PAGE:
The result must be the same in the case before us. Weinbaum was employed by Goldfarb, not by any of the Republic defendants, and the Republic defendants are thus legally incapable of committing the tort of wrongful discharge in violation of public policy. As Applied Equipment Corp. v. Litton Saudi Arabia Ltd., supra, 7 Cal.4th at page 514, 28 Cal.Rptr.2d 475, 869 P.2d 454 teaches, “[t]he invocation of conspiracy does not alter this fundamental allocation of duty. Conspiracy is not an independent tort; it cannot create a duty or abrogate an immunity. It allows tort recovery only against a party who already owes the duty and is not immune from liability based on applicable substantive tort law principles. [Citations.] Because a [non-employer] owes no tort duty to refrain [from discharging another's employee in violation of public policy], he or she [or it] cannot be bootstrapped into tort liability by the pejorative plea of conspiracy.”
It follows that the demurrers by the nonemployer defendants were properly sustained without leave to amend.
The orders of dismissal are affirmed.
1. This appeal reaches us after demurrers to the plaintiffs' complaint were sustained without leave to amend. As a result, our statement of facts is taken from the operative pleading and assumes the truth of the facts alleged. (Moore v. Regents of University of California (1990) 51 Cal.3d 120, 125, 271 Cal.Rptr. 146, 793 P.2d 479.)
2. The second amended complaint alleges that Republic Factors' acts were ratified by its parent corporation, Republic Bank of New York. Although the Bank was not named in that pleading, it was apparently added by a subsequent amendment. Its motion to quash on the ground that it does not conduct business in California and did not control Republic Factors was granted and no appeal was taken from that order. When Weinbaum's opening brief on this appeal addressed the merits of the motion to quash, the Bank moved to dismiss the appeal as to it on the ground that the appeal from the demurrer dismissal did not encompass the motion to quash. We agreed and on March 19, 1996, the appeal was dismissed as to Republic New York Corporation and Republic National Bank of New York. (Code Civ.Proc., § 904.1, subd. (a)(3) [an order granting a motion to quash is an appealable order]; Cal.Rules of Court, Rule 2; Sharp v. Union Pacific R.R. Co. (1992) 8 Cal.App.4th 357, 361, 9 Cal.Rptr.2d 925 [the Court of Appeal is without jurisdiction to consider an untimely appeal].)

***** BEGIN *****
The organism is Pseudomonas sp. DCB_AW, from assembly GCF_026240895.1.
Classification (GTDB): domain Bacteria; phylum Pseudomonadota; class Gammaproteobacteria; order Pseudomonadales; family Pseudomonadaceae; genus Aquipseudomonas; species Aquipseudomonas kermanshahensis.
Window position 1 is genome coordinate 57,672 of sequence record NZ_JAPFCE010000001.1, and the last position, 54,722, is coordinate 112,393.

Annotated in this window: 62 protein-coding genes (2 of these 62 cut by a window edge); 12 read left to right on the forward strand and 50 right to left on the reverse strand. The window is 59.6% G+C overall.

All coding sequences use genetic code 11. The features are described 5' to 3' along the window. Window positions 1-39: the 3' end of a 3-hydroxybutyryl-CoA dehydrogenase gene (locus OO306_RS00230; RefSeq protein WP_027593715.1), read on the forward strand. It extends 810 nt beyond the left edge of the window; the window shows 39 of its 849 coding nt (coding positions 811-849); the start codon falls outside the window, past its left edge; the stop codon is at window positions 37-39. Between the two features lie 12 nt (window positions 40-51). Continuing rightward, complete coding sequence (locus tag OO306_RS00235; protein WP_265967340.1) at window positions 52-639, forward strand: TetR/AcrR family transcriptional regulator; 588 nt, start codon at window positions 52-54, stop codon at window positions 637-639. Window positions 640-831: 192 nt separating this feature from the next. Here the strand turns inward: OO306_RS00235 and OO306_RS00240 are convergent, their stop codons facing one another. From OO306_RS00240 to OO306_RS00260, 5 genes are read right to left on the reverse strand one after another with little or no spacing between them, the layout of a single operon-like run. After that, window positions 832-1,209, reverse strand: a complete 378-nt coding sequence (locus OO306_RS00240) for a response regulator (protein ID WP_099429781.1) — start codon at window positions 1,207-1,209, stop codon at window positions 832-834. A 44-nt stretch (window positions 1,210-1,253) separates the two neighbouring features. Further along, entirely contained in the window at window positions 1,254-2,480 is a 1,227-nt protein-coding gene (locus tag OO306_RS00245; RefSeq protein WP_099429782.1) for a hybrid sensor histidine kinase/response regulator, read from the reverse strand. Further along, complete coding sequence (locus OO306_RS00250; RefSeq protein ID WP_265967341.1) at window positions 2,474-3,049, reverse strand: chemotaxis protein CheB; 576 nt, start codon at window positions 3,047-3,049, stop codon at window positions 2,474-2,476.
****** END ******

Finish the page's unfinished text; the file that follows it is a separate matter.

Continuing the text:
3. There are other individuals named as defendants (George Sabbagh and Dianne Skilling) but they are not parties to this appeal.
4. More specifically, Weinbaum alleges that, but for the conspiracy, Republic Bank would have suffered losses of “tens of millions of dollars.” As to the individuals, Weinbaum alleges that, for example, Defendant Winkler, an owner and officer of one of the six insolvent clients (American Marking Works), caused his corporation to make “unlawful preferential payments” to Republic Bank and to issue false financial statements and projections (apparently with Goldfarb's assistance), delayed his corporation's bankruptcy despite its apparent insolvency, granted Republic Bank or Republic Factor a security interest in the corporation's inventory to the detriment of the corporation's unsecured creditors, and falsely declared that Goldfarb had no connection to the corporation.
5. Our conclusion that no cause of action has been pled makes it unnecessary to discuss the statute of limitations issue.
6. As noted, Weinbaum's second amended complaint alleges two separate conspiracy theories. In addition to the conspiracy to wrongfully terminate his employment in violation of public policy, he alleges a conspiracy “to suppress facts” that is nothing more than a thinly disguised attempt to recover damages for a fraud which, if proved, will establish injury to the unnamed creditors of the insolvent corporations, not Weinbaum (whose only damage arises from the loss of his job). For the reasons discussed in the text and for the additional reason that Weinbaum has no standing to seek damages suffered by someone else (Code Civ.Proc., § 367; Parker v. Bowron (1953) 40 Cal.2d 344, 351, 254 P.2d 6 [“Where the complaint states a cause of action in someone, but not in the plaintiff, a general demurrer for failure to state a cause of action will be sustained”]; Killian v. Millard (1991) 228 Cal.App.3d 1601, 1605, 279 Cal.Rptr. 877 [“A real party in interest ordinarily is defined as the person possessing the right sued upon by reason of the substantive law”] ), the demurrers to this cause of action were properly sustained.
MIRIAM A. VOGEL, Associate Justice.
ORTEGA, Acting P.J. and MASTERSON, J., concur.